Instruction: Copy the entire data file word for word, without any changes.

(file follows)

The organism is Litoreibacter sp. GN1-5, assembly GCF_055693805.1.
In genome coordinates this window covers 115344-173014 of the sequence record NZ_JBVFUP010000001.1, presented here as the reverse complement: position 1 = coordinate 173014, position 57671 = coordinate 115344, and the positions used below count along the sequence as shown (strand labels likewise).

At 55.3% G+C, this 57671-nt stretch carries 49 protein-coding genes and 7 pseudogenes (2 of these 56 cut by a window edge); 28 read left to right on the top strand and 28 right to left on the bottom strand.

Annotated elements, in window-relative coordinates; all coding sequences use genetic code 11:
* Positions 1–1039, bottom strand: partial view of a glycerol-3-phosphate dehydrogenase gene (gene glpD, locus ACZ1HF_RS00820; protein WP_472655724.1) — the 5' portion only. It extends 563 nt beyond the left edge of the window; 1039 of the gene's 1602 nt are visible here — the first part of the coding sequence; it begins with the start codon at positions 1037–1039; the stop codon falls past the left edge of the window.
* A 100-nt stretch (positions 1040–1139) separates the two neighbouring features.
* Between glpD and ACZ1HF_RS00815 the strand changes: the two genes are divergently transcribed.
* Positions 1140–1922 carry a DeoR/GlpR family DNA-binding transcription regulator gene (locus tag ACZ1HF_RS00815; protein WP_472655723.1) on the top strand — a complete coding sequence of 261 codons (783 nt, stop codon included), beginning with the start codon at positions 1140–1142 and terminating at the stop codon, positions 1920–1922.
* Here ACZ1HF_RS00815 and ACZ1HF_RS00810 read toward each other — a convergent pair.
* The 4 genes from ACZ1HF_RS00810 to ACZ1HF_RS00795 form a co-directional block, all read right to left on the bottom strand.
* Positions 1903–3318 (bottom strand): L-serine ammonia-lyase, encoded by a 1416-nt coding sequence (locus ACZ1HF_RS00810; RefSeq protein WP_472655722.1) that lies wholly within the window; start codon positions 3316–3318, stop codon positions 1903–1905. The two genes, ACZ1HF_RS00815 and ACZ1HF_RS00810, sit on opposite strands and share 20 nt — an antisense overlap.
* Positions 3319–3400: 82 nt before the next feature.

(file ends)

The organism is Litoreibacter sp. GN1-5, assembly GCF_055693805.1.
In genome coordinates this window covers 115344-173014 of the sequence record NZ_JBVFUP010000001.1, presented here as the reverse complement: position 1 = coordinate 173014, position 57671 = coordinate 115344, and the positions used below count along the sequence as shown (strand labels likewise).

At 55.3% G+C, this 57671-nt stretch carries 49 protein-coding genes and 7 pseudogenes (2 of these 56 cut by a window edge); 28 read left to right on the top strand and 28 right to left on the bottom strand.

Annotated elements, in window-relative coordinates; all coding sequences use genetic code 11:
* Positions 1–1039, bottom strand: partial view of a glycerol-3-phosphate dehydrogenase gene (gene glpD, locus ACZ1HF_RS00820; protein WP_472655724.1) — the 5' portion only. It extends 563 nt beyond the left edge of the window; 1039 of the gene's 1602 nt are visible here — the first part of the coding sequence; it begins with the start codon at positions 1037–1039; the stop codon falls past the left edge of the window.
* A 100-nt stretch (positions 1040–1139) separates the two neighbouring features.
* Between glpD and ACZ1HF_RS00815 the strand changes: the two genes are divergently transcribed.
* Positions 1140–1922 carry a DeoR/GlpR family DNA-binding transcription regulator gene (locus tag ACZ1HF_RS00815; protein WP_472655723.1) on the top strand — a complete coding sequence of 261 codons (783 nt, stop codon included), beginning with the start codon at positions 1140–1142 and terminating at the stop codon, positions 1920–1922.
* Here ACZ1HF_RS00815 and ACZ1HF_RS00810 read toward each other — a convergent pair.
* The 4 genes from ACZ1HF_RS00810 to ACZ1HF_RS00795 form a co-directional block, all read right to left on the bottom strand.
* Positions 1903–3318 (bottom strand): L-serine ammonia-lyase, encoded by a 1416-nt coding sequence (locus ACZ1HF_RS00810; RefSeq protein WP_472655722.1) that lies wholly within the window; start codon positions 3316–3318, stop codon positions 1903–1905. The two genes, ACZ1HF_RS00815 and ACZ1HF_RS00810, sit on opposite strands and share 20 nt — an antisense overlap.
* Positions 3319–3400: 82 nt before the next feature.